The term “Potential to Emit” under the Clean Air Act is defined under 40 CFR 70.2 as “the maximum capacity of a stationary source to emit any air pollutant under its physical and operational design”. You use the PTE to calculate your expected air emission when you are applying for a permit.
For example, if you have a piece of equipment that is designed to operate 24 hours a day and 365 days a year, you will have to calculate your air emission based on these maximum of hours. The agency is going to assume you will be running that equipment 24/7 every day of the week. Now if the equipment requires an hour of down time for maintenance, you can then use 23 hours per day for your PTE.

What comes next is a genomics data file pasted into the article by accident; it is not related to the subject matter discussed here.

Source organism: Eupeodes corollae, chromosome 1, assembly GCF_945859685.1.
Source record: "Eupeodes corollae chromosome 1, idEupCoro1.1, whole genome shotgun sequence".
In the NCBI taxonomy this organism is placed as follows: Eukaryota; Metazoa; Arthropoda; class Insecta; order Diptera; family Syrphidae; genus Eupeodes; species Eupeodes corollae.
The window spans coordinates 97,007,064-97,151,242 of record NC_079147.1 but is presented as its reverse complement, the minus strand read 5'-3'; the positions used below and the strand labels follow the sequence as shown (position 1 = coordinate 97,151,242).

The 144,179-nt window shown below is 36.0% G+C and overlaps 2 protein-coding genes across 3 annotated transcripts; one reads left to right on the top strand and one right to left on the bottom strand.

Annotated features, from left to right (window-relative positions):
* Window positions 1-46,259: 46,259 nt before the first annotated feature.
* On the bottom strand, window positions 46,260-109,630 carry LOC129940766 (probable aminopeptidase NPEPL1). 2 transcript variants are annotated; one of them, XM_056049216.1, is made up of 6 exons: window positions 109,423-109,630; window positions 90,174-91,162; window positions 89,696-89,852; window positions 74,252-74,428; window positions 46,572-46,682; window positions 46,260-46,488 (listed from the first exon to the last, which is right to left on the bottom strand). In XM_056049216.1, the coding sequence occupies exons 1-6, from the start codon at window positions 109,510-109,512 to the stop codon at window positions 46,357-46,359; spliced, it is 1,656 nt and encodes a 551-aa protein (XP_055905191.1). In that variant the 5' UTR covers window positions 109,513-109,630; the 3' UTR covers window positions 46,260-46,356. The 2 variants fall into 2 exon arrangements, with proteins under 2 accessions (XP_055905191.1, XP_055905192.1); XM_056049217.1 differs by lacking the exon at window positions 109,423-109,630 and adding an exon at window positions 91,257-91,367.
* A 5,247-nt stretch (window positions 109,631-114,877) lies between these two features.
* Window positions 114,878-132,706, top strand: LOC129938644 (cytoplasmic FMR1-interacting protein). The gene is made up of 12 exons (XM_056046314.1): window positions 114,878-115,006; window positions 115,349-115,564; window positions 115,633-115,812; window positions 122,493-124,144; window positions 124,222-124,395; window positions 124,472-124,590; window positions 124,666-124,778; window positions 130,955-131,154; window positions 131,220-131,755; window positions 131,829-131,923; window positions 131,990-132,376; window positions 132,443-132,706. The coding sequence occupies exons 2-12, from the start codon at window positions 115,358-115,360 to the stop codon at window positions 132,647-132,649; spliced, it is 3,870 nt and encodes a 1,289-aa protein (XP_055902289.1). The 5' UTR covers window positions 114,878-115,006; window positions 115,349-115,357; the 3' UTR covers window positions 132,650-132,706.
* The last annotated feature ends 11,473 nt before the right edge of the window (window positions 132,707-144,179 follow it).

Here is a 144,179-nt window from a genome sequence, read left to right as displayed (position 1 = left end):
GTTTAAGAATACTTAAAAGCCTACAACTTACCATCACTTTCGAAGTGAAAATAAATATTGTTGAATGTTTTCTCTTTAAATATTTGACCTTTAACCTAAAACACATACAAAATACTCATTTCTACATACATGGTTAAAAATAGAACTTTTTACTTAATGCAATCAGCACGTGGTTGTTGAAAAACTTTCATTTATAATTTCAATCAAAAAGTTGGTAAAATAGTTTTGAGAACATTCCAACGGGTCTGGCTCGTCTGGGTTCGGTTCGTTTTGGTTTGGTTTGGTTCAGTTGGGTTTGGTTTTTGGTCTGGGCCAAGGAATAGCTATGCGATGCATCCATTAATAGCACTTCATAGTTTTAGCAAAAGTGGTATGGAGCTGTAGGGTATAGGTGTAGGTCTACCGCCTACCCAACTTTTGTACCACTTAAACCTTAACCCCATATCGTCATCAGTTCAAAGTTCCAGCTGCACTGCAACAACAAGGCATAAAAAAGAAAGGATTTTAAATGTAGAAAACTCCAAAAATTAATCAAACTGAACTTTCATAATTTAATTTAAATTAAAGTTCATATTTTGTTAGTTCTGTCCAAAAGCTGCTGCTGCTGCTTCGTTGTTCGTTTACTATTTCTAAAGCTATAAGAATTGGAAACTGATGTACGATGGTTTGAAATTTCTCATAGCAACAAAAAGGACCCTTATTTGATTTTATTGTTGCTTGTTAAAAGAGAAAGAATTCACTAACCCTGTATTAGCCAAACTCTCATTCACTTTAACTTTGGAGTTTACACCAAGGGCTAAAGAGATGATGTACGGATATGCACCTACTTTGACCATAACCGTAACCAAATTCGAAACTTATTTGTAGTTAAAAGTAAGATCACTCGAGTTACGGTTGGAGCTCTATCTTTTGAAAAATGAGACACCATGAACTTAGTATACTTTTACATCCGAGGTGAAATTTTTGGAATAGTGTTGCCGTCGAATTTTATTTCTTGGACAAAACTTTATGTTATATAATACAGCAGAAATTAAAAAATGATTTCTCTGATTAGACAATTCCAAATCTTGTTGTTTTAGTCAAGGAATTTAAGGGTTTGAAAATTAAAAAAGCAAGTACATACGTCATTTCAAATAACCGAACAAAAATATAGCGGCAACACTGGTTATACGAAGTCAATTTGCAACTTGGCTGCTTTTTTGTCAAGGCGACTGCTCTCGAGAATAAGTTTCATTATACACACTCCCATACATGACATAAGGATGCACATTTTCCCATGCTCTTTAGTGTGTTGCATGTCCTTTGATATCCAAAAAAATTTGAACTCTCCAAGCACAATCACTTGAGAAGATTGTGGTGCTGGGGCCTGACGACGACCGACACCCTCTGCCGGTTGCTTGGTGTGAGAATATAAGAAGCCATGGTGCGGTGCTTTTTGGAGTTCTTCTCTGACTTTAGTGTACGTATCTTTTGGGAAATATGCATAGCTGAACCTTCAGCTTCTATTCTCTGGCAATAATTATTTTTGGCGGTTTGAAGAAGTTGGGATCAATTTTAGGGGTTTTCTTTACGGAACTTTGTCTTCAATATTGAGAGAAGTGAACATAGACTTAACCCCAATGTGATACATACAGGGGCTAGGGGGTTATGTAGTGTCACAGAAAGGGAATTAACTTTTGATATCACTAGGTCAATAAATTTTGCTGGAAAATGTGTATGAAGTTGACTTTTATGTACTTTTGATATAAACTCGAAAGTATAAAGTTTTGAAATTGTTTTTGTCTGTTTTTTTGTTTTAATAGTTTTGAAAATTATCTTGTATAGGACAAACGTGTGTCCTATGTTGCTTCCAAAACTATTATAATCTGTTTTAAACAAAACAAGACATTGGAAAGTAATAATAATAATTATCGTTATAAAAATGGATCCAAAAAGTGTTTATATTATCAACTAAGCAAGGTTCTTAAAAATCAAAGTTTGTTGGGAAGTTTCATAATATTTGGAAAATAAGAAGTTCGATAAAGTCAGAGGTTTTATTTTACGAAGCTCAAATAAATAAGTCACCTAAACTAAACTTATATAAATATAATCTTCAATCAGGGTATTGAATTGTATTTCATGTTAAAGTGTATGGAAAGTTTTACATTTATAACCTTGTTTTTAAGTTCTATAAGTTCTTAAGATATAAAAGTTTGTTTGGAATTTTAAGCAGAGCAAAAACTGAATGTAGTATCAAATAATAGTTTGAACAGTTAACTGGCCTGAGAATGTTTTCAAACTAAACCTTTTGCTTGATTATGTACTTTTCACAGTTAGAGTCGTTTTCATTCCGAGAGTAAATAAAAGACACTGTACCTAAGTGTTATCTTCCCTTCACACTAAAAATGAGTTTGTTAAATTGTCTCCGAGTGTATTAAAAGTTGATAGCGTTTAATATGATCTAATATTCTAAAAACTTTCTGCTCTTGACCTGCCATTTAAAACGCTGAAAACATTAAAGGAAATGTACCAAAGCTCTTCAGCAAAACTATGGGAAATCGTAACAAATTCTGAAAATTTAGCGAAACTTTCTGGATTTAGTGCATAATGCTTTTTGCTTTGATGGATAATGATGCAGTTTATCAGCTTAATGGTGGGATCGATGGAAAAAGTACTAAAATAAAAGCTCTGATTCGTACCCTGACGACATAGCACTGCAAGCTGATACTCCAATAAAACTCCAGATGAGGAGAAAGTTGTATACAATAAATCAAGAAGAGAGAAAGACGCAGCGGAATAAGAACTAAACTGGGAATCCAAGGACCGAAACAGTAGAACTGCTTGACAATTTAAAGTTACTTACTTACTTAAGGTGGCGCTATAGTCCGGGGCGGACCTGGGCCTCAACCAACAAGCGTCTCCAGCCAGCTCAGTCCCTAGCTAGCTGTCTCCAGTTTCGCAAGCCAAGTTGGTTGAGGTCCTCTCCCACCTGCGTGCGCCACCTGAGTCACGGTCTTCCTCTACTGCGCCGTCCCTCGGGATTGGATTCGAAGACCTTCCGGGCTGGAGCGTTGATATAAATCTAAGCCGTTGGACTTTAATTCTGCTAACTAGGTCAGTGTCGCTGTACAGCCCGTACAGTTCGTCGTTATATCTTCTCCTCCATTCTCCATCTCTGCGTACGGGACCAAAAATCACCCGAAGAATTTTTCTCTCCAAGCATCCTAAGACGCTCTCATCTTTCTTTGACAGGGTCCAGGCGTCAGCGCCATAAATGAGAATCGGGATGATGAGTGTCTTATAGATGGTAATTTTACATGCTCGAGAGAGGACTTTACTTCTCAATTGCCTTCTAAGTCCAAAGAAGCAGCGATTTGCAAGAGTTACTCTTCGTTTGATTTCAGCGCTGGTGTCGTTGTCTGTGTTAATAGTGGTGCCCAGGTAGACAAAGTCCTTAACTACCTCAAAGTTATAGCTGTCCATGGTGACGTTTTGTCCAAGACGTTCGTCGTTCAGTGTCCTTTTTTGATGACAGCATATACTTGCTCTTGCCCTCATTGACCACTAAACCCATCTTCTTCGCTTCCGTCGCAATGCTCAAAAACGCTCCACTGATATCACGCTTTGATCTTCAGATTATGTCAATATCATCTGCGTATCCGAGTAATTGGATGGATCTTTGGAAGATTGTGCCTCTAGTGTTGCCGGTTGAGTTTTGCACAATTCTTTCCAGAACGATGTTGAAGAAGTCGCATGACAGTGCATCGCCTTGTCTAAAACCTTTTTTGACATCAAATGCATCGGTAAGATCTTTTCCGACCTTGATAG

If you have a paint booth and you need so many hours per day to switch paints and set it up, you can deduct those hours when calculating your PTE. These are operational designs.
If you voluntarily restrict your operating hours in order to apply for a FESOP (federally enforceable state operating permit), you can use your reduced hours to calculate your PTE. In this case, your voluntary restriction on your operating hours is enforceable by EPA (hence federally enforceable). If you exceed those hours, EPA can take enforcement action against you even though you are operating under a state operating permit. So be very careful when you apply for a FESOP. Make sure you can meet your own operational restrictions.